– Else Kennedy, 2020
We are, obviously, not so evolved as we think if 1 in 10 men feel compelled to beat their wives and female partners when stressed by circumstance. It is a reminder that we are still animals despite our big brains, which is why we have police forces and lots of us incarcerated in prisons. Around 120, 000 Australians were incarcerated or serving community-based corrections in the September 2022 quarter. (ABS, 2022) If you want to drastically increase your chances of ending up in gaol go and live in the Northern Territory, where the rate is 5 times that of other states and territories in Australia. 93% of prisoners are male. Alcohol consumption plays a huge part in violent crime here in Australia.
“Around 73 per cent of all reported assaults in Australia involve the consumption of alcohol. This makes alcohol one of the single biggest risk factors for violence.”
The recent focus on what is happening in Alice Springs is not in any way limited to Aboriginal Australians – no matter the self-righteous angle of media organisations like Sky News Australia. Alcohol is a major problem for all Australians and the unacceptably high incidence of domestic violence illustrates this all too clearly. A campaign to reduce alcohol consumption for all Australians, no matter the colour of their skin, would serve this nation well.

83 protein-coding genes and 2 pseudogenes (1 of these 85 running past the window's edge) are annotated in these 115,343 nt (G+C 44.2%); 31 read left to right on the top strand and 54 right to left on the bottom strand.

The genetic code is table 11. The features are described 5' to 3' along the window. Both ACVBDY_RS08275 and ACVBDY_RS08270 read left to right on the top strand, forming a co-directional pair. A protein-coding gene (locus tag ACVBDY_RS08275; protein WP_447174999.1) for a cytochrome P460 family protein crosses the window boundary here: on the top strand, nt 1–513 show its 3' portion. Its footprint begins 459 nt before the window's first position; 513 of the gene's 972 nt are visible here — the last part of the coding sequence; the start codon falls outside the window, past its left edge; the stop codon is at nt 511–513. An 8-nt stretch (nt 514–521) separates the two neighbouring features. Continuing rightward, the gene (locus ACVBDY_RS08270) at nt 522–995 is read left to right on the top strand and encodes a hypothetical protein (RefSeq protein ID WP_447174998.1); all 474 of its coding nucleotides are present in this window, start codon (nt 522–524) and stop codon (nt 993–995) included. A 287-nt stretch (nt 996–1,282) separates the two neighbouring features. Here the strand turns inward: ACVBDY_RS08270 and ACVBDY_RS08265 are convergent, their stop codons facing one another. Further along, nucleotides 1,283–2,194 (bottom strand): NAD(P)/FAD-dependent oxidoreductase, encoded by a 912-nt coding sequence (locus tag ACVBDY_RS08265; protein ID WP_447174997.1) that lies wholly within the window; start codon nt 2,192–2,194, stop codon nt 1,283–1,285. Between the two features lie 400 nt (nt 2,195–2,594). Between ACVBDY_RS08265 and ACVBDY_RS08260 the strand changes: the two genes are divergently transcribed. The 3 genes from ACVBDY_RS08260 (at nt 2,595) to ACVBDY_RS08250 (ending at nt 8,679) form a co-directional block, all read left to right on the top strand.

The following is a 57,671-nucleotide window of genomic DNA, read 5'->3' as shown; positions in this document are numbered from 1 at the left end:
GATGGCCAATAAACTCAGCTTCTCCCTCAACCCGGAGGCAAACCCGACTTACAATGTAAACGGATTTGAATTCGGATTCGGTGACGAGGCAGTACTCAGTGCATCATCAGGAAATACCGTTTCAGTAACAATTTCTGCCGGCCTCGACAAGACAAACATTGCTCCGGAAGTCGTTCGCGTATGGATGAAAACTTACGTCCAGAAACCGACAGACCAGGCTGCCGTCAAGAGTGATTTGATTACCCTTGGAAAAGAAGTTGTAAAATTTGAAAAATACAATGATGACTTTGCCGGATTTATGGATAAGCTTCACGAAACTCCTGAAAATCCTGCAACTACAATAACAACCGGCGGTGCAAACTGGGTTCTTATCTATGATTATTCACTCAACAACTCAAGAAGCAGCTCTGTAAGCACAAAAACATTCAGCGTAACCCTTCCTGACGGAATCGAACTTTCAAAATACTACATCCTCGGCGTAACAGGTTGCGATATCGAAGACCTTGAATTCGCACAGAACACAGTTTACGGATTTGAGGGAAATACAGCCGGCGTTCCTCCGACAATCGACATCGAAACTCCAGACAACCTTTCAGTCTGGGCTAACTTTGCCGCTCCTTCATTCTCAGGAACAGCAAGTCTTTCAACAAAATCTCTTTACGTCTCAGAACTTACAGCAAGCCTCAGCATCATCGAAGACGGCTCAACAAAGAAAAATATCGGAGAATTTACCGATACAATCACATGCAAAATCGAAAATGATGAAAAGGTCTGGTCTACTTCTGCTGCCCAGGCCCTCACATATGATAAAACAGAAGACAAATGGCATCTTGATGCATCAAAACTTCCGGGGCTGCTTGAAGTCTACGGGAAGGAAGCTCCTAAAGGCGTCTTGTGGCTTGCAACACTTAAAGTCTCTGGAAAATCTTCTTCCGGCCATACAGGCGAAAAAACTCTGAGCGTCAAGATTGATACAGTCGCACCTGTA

• More than 1 in 2 (54% or 72,500) recorded assaults were related to family and domestic violence (excluding Victoria and Queensland), a 3.5% increase from 70,000 in 2020.
• More than 1 in 3 (34% or 65) recorded murders were related to family and domestic violence (ABS 2022).
Since 2011, the number of sexual assault victims recorded by police has increased each year (ABS 2022).”
“Civilised society is insane. Money and so-called love are its two great manias; money a long way first. The individual asserts himself in his disconnected insanity in these two modes: money and love.”
– D.H. Lawrence
Money has always told the real story, which is why it never used to be mentioned in polite society. Especially, as much wealth in the past was created via things like slavery and dispossessing indigenous peoples from their lands. Those who bought their way into high society often paid in blood money and their descendants may be peers of the aristocracy today.
So, be mindful of who you bow and scrape to these days.
Love & Other Bruises Since Covid
Actually, more Australians are dying of Covid than ever before but we and the media have tired of listening and reporting on this fact. Hundreds of us are dying every week. 18, 615 Aussies have now died from Covid. (ABC News, January 2023)
Since Covid, you may have noticed a large surge in the number of ads promoting gambling on things like future’s markets and other investor markets. Many Australians turned to such things having accessed large chunks of their superannuation via the Morrison government’s encouragement. Desperation can facilitate the making of very poor financial decisions.
“The COVID-19 pandemic has led to a dramatic surge in “mum and dad” retail investors playing stock exchanges across the world. In Australia, retail investors were net buyers of A$9 billion of Australian stocks between late February and mid-May, according to corporate advisory firm Vesparum Capital. In contrast, the professional institutional investors – superannuation funds and the like – were net sellers of A$11 billion of stock.”